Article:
divert


divert
di|vert [daıˈvə:t, dı- US -ə:rt] v [T]
[Date: 1400-1500; : Old French; Origin: divertir, from Latin divertere, from vertere 'to turn']
1.) to change the use of something such as time or money
divert sth into/to/(away) from etc sth
The company should divert more resources into research.
Officials diverted revenue from arms sales to the rebels.
2.) to change the direction in which something travels
divert a river/footpath/road etc
Canals divert water from the Truckee River into the lake.
The high street is closed and traffic is being diverted .
3.) if you divert your telephone calls, you arrange for them to go directly to another number, for example because you are not able to answer them yourself for some time
Remember to divert your phone when you are out of the office.
4.) to deliberately take someone's attention from something by making them think about or notice other things
divert (sb's) attention (away from sb/sth)
The crime crackdown is an attempt to divert attention from social problems.
He'd been trying to divert suspicion away from himself.
5.) formal to amuse or entertain someone

Dictionary of contemporary English. 2013.

Synonyms:

Look at other dictionaries:

  • divert — di‧vert [daɪˈvɜːt, d ǁ ɜːrt] verb [transitive] COMMERCE to spend money or make an effort in a new area of business or a new product: divert something into • The company should divert more resources into research. * * * divert UK US /daɪˈvɜːt/… …   Financial and business terms

  • Divert — Di*vert , v. t. [imp. & p. p. {Diverted}; p. pr. & vb. n. {Diverting}.] [F. divertir, fr. L. divertere, diversum, to go different ways, turn aside; di = dis + vertere to turn. See {Verse}, and cf. {Divorce}.] 1. To turn aside; to turn off from… …   The Collaborative International Dictionary of English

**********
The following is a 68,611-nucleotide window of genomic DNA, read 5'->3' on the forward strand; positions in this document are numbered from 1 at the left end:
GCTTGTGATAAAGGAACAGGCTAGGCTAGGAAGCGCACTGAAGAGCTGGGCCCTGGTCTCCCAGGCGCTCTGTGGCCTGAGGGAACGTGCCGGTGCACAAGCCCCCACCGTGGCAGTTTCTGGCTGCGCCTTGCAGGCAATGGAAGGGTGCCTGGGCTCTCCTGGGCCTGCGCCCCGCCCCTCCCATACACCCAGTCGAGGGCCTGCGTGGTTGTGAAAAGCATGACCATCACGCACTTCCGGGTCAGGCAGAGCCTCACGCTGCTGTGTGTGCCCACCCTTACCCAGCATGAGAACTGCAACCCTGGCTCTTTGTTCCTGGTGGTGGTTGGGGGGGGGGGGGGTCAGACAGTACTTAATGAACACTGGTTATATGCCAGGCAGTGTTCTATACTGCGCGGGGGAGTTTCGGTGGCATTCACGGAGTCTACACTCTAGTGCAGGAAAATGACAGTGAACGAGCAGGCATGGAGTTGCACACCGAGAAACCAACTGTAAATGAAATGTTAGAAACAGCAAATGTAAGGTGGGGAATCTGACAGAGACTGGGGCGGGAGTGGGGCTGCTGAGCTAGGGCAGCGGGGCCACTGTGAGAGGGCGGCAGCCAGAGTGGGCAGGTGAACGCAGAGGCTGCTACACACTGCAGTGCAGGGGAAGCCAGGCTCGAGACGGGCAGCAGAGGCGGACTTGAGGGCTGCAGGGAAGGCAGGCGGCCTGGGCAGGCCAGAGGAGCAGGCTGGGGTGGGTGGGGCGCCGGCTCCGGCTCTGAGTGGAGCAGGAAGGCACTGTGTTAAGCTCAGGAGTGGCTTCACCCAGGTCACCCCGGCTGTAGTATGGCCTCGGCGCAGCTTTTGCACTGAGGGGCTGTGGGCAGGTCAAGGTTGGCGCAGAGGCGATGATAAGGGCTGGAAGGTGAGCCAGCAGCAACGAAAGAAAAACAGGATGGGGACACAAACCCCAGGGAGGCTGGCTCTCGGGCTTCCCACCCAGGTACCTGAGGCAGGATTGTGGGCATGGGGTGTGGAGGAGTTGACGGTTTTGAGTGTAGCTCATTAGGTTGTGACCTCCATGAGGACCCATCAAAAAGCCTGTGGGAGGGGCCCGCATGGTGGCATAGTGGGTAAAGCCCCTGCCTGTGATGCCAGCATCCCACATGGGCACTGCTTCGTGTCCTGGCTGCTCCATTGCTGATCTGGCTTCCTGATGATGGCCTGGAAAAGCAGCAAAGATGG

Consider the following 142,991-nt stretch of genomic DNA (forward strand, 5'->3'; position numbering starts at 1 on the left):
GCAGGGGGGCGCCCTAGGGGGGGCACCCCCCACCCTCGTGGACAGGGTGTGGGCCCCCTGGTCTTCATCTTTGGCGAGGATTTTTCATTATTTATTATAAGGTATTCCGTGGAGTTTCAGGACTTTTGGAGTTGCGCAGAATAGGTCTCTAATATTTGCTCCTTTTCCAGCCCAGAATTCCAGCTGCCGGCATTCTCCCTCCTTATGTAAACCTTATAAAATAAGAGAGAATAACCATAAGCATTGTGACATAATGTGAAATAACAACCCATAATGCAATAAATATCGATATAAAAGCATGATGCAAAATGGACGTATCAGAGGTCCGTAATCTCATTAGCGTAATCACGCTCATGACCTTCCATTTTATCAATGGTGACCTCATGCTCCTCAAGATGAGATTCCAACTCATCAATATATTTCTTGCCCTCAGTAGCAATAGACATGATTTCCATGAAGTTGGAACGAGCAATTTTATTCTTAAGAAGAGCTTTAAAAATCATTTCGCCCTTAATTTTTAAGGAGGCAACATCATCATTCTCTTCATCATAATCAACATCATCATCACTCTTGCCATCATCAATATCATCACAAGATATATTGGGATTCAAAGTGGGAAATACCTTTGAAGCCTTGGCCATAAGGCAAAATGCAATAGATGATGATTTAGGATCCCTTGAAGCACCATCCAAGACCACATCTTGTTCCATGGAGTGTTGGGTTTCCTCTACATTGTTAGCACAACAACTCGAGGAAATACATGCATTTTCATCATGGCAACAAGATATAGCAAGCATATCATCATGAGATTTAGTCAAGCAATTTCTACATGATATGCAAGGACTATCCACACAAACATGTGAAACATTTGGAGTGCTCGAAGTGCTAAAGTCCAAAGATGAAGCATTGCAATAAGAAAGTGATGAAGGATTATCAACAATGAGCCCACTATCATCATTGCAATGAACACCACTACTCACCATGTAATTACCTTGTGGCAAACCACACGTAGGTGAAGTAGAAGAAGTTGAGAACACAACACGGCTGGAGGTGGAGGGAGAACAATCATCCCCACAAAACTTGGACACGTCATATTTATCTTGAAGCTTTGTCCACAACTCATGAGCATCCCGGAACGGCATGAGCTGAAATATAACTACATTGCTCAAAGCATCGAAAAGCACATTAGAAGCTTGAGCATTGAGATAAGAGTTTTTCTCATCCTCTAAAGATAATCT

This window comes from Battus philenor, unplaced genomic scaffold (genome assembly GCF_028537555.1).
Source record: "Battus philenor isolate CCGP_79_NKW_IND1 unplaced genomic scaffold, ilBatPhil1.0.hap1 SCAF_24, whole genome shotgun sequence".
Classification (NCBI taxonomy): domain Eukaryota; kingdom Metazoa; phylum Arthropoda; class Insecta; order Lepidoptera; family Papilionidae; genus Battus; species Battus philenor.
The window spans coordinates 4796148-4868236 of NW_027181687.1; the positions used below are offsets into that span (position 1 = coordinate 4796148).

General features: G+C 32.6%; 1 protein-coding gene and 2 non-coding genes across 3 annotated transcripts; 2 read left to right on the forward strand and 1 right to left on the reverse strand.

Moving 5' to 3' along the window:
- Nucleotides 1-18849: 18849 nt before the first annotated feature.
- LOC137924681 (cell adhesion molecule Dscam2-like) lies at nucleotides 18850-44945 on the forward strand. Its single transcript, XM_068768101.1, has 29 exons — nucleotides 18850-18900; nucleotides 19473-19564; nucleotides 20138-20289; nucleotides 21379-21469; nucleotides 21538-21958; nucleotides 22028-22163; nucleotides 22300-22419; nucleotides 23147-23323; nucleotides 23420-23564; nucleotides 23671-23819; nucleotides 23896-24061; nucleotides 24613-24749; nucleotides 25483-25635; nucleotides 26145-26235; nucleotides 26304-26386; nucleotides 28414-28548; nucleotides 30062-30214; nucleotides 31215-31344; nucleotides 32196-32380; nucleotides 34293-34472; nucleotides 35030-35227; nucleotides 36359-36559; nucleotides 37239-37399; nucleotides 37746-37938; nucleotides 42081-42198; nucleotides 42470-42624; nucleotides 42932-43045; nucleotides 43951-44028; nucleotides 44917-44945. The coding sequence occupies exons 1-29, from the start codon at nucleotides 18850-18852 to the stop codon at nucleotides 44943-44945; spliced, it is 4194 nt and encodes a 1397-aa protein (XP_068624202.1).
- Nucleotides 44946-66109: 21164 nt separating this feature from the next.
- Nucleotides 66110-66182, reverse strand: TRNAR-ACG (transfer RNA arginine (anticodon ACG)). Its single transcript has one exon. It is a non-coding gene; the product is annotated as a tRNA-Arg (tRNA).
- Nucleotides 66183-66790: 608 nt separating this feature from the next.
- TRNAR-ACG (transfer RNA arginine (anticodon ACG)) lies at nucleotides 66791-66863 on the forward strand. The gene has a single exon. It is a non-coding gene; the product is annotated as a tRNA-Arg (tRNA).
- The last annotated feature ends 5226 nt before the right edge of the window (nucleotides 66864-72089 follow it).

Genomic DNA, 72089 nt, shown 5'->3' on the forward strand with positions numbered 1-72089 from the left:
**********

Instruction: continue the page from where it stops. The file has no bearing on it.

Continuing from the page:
• divert — di·vert /də vərt, dī / vt 1: to turn from one course or use to another funds illegally divert ed 2: to place (a defendant) under a diversion di·vert·er n Merriam Webster’s Dictionary of Law …   Law dictionary

  • divert — [v1] turn a different direction alter, avert, change, deflect, modify, pivot, redirect, sheer, swerve, switch, turn aside, veer, volte face, wheel, whip, whirl; concepts 187,213 Ant. be direct, keep to, maintain, stay divert [v2] amuse, entertain …   New thesaurus

  • Divert — Di*vert , v. i. To turn aside; to digress. [Obs.] [1913 Webster] I diverted to see one of the prince s palaces. Evelyn. [1913 Webster] …   The Collaborative International Dictionary of English

  • divert — early 15c., from M.Fr. divertir (14c.), from L. divertere to turn in different directions, blended with devertere turn aside, from dis aside and de from + vertere to turn (see VERSUS (Cf. versus)). Related: Diverted; diverting …   Etymology dictionary

  • divert — 1 *turn, deflect, avert, sheer Analogous words: bend, *curve, twist: deviate, digress, diverge, *swerve, veer: *change, alter, modify Contrasted words: fix, *set, settle: absorb, engross, * …   New Dictionary of Synonyms

  • divert — ► VERB 1) cause to change course or take a different route. 2) reallocate (a resource) to a different purpose. 3) draw the attention of; distract or entertain. DERIVATIVES diverting adjective. ORIGIN Latin divertere turn in separate ways …   English terms dictionary

  • divert — [də vʉrt′, dīvʉrt′] vt. [ME diverten < OFr divertir < L divertere: see DIVERSE] 1. to turn (a person or thing) aside from a course, direction, etc. into another; deflect 2. to distract the attention of 3. to amuse; entertain SYN. AMUSE …   English World dictionary

  • divert */ — UK [daɪˈvɜː(r)t] / US [dɪˈvɜrt] / US [daɪˈvɜrt] verb [transitive] Word forms divert : present tense I/you/we/they divert he/she/it diverts present participle diverting past tense diverted past participle diverted 1) to make something move or… …   English dictionary


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